Handmade Soap vs. Mass Produced Commercial “Soap”
People most often ask us how our soap is different from that which you can buy from any store. The difference is actually huge and we can assure you that we make soap better.
SOAP VS. SYNTHETICS
Comparing handmade soap to the stuff you can buy at the “store” (grocers and large chains) is almost like trying to compare apples to oranges. A lot of what you can buy in the store is not even soap at all, and legally, it can’t even use the word “soap” on the label because it is not technically soap at all. Most often they go by names such as, “beauty bar”, “cleanser”, or “body wash”, etc. In order for something to be called soap, it must contain a blend of oil and the mixture of sodium hydroxide (lye) in water (or often potassium hydroxide for liquid soaps). Lye binds the oils with the water, creating an emulsion that makes a bar of soap. Lye can be a scary thing to some that do not completely understand its role in soap making, since alone it is incredibly caustic and harmful if it comes in contact with the skin. For true soap though, lye is the essential ingredient to make oil and water blend. When an experienced soap maker blends the lye and water mixture with oil, the chemical reaction will in the end render neither lye or oil, but soap!
Most commercial body cleansers contain detergents and artificial foamers instead of a lye, water, and oil blend. Detergents can be harsh on the skin, making it feel dry and irritated, especially if you have very sensitive skin. Handmade soap, as a product of the blend of lye, water, and oil emulsion, contains natural glycerin. Glycerin is great for the skin and is derived from oils; it is a humectant that draws moisture from the air to the skin, helping retain the skin’s natural non-dry feel after cleansing. Detergent-based cleansers do not usually contain glycerin in the final product, as the glycerin is often taken out as a byproduct during the manufacturing process, and then is resold to other industries, such as lotion making. Bars without glycerin are often much harder than handmade bar soaps that do contain it, but without it they lack moisture retaining properties.
BUYING SMALL VS. LARGE
You would think these large companies could afford to make quality products that would benefit their customers. The thing is, they just don’t have to do better, not when they have large budgets for clever, multinational marketing. Instead of making a good product, it’s cheaper for them to tell everyone that their products are superior, without actually making a superior product. Smaller companies like our own cannot afford the marketing strategies that our larger competitors use, but instead we must make superior products and form relationships with those who enjoy them. We put our capital into continuing to make the soaps that our customers love, as well as develop new and interesting products. We put a lot of time and creative attention into each batch. Our batches are a lot smaller than the mass produced batches of commercial competitors, who make many thousands of bars per day. Unlike their bars, ours have to cure for at least four weeks after we make and cut them so that the water can evaporate out of them, making a solid, long lasting bar. Theirs are pretty much made and packaged in the same day. There are some handmade soap making processes that you can expedite the making of the soap, but not methods that large commercial companies would employ for reasons of cost, labor, and time.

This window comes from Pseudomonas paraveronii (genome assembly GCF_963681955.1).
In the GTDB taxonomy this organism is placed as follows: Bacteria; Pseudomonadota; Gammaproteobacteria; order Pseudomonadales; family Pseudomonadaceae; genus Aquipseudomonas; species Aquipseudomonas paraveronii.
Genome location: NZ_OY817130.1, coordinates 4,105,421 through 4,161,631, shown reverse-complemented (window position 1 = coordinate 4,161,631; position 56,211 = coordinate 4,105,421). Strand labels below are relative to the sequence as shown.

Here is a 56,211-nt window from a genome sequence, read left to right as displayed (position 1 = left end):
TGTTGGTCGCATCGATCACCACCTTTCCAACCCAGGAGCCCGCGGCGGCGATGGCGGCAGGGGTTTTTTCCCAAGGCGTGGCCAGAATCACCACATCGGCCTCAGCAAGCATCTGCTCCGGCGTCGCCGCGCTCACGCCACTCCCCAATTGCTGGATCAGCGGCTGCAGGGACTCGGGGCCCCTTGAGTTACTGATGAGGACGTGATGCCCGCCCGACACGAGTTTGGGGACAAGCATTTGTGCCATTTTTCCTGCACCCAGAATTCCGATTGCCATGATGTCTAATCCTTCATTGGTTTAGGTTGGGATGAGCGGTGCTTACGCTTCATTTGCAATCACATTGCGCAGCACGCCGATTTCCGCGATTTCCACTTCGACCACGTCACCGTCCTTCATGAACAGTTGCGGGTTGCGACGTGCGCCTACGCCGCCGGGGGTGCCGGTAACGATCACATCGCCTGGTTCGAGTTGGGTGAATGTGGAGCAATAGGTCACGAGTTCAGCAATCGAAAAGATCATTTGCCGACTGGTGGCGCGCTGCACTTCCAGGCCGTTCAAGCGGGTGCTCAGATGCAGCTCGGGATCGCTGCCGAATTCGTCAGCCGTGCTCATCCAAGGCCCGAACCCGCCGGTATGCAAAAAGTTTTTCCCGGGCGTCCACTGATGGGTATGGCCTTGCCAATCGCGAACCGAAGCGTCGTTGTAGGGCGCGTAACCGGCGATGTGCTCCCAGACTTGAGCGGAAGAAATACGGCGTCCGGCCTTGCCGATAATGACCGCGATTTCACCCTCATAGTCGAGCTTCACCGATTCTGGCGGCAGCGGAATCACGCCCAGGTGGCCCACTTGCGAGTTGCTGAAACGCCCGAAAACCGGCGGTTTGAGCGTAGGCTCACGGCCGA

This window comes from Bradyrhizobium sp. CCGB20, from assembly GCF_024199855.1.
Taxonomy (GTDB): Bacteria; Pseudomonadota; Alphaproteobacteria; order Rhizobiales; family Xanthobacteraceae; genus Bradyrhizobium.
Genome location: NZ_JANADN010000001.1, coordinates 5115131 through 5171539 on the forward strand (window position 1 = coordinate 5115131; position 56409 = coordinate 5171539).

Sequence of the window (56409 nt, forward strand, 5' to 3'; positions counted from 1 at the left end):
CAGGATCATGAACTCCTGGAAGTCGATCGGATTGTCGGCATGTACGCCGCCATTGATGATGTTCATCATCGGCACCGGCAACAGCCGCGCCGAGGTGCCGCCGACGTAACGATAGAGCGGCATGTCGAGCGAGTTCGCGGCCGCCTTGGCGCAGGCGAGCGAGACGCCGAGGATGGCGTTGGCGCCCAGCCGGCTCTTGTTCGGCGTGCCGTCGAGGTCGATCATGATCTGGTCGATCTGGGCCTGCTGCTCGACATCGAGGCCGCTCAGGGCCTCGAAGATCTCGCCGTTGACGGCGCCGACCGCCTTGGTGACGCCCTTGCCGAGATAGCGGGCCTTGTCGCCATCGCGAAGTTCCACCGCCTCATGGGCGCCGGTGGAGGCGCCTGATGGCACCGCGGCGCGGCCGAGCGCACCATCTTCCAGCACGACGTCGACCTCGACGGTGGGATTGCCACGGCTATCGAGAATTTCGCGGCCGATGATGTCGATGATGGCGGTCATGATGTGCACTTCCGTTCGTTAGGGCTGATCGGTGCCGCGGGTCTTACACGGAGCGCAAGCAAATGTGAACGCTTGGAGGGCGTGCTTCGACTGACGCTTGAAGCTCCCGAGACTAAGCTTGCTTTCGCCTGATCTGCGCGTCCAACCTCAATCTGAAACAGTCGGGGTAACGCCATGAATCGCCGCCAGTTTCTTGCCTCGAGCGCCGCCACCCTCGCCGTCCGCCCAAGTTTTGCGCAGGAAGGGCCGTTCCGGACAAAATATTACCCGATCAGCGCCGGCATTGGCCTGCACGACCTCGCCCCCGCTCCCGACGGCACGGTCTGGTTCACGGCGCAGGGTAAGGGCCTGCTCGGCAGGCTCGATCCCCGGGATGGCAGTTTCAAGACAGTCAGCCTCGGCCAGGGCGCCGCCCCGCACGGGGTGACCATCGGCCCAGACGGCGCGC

Check out this “beauty bar” anti soap marketing propaganda:
Of course not every handmade soap is good for use on your face, that’s why we have specially formulated face soaps that are quite gentle. We didn’t need to sink millions of dollars into clever marketing to do that…
When buying small in any industry, you have more of an opportunity to be heard as a customer. If you find something questionable, or if you need clarification, you are more likely able to talk to the maker. With larger companies, you will either be ignored, or passed off into a chain of customer service representatives who may or may not give you the information you desire. We’re not saying that every small business will be 100% helpful and honest, but there seems to be a higher expectation of transparency and honesty.Very often, soap makers new to business, with the best intentions, go down a slippery slope of making medical claims about their products, saying that this essential oil or whatever ingredient in their soap will cure or treat X, Y, and Z. The FDA hates non-compliance with pseudoscience and medical claims being made in this industry, which will just about torpedo a small soap making business. If you own a larger commercial company you can afford to make these claims (and they very often do), you typically just have to a lot of money and know who to pay.
BEING A CONSCIOUS CUSTOMER
As a soap maker and a business owner, I don’t believe scaring customers into buying my products with fear-mongering and pseudoscience—not everything synthetic is necessarily bad for you, and not everything natural is honest. The term natural itself is not even federally regulated, so any entity can freely use it and not have to back it up. I want, rather, for consumers to be conscious of what they are using, and for companies to be ethical and honest in the ingredients and labeling that they use. If the consumer understands what is on the labels of what they are putting onto their skin, or into their bodies, they will get to know what their sensitivities and product preferences are.
We believe that by offering you a better and honest product, we will help you to become a more demanding customer.
Take a look at our handmade soaps HERE.